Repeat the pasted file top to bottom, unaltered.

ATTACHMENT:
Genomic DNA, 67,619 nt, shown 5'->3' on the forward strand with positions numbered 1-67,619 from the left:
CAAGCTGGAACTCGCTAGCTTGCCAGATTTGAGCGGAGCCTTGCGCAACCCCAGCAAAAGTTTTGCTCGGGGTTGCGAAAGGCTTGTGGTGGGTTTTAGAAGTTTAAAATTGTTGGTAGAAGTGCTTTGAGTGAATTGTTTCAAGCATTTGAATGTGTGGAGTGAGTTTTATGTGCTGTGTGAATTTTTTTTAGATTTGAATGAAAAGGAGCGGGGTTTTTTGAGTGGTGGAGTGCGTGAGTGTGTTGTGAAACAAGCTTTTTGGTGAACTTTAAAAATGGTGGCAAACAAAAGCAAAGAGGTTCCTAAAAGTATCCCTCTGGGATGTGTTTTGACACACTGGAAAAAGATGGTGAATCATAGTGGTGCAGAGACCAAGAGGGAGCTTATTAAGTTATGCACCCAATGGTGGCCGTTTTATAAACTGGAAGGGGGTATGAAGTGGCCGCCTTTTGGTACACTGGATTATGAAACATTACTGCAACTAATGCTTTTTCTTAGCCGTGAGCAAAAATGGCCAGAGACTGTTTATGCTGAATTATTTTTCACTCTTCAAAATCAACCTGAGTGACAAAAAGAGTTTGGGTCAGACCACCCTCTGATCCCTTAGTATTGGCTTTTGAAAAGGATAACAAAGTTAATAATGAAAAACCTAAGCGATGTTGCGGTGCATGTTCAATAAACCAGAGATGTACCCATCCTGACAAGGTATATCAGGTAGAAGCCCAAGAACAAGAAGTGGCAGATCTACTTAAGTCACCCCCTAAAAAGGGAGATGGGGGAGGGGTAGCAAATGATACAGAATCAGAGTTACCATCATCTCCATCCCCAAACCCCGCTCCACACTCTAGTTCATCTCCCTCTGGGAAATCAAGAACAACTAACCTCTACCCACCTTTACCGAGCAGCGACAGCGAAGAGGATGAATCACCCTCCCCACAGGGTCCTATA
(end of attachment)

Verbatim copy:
Genomic DNA, 67,619 nt, shown 5'->3' on the forward strand with positions numbered 1-67,619 from the left:
CAAGCTGGAACTCGCTAGCTTGCCAGATTTGAGCGGAGCCTTGCGCAACCCCAGCAAAAGTTTTGCTCGGGGTTGCGAAAGGCTTGTGGTGGGTTTTAGAAGTTTAAAATTGTTGGTAGAAGTGCTTTGAGTGAATTGTTTCAAGCATTTGAATGTGTGGAGTGAGTTTTATGTGCTGTGTGAATTTTTTTTAGATTTGAATGAAAAGGAGCGGGGTTTTTTGAGTGGTGGAGTGCGTGAGTGTGTTGTGAAACAAGCTTTTTGGTGAACTTTAAAAATGGTGGCAAACAAAAGCAAAGAGGTTCCTAAAAGTATCCCTCTGGGATGTGTTTTGACACACTGGAAAAAGATGGTGAATCATAGTGGTGCAGAGACCAAGAGGGAGCTTATTAAGTTATGCACCCAATGGTGGCCGTTTTATAAACTGGAAGGGGGTATGAAGTGGCCGCCTTTTGGTACACTGGATTATGAAACATTACTGCAACTAATGCTTTTTCTTAGCCGTGAGCAAAAATGGCCAGAGACTGTTTATGCTGAATTATTTTTCACTCTTCAAAATCAACCTGAGTGACAAAAAGAGTTTGGGTCAGACCACCCTCTGATCCCTTAGTATTGGCTTTTGAAAAGGATAACAAAGTTAATAATGAAAAACCTAAGCGATGTTGCGGTGCATGTTCAATAAACCAGAGATGTACCCATCCTGACAAGGTATATCAGGTAGAAGCCCAAGAACAAGAAGTGGCAGATCTACTTAAGTCACCCCCTAAAAAGGGAGATGGGGGAGGGGTAGCAAATGATACAGAATCAGAGTTACCATCATCTCCATCCCCAAACCCCGCTCCACACTCTAGTTCATCTCCCTCTGGGAAATCAAGAACAACTAACCTCTACCCACCTTTACCGAGCAGCGACAGCGAAGAGGATGAATCACCCTCCCCACAGGGTCCTATA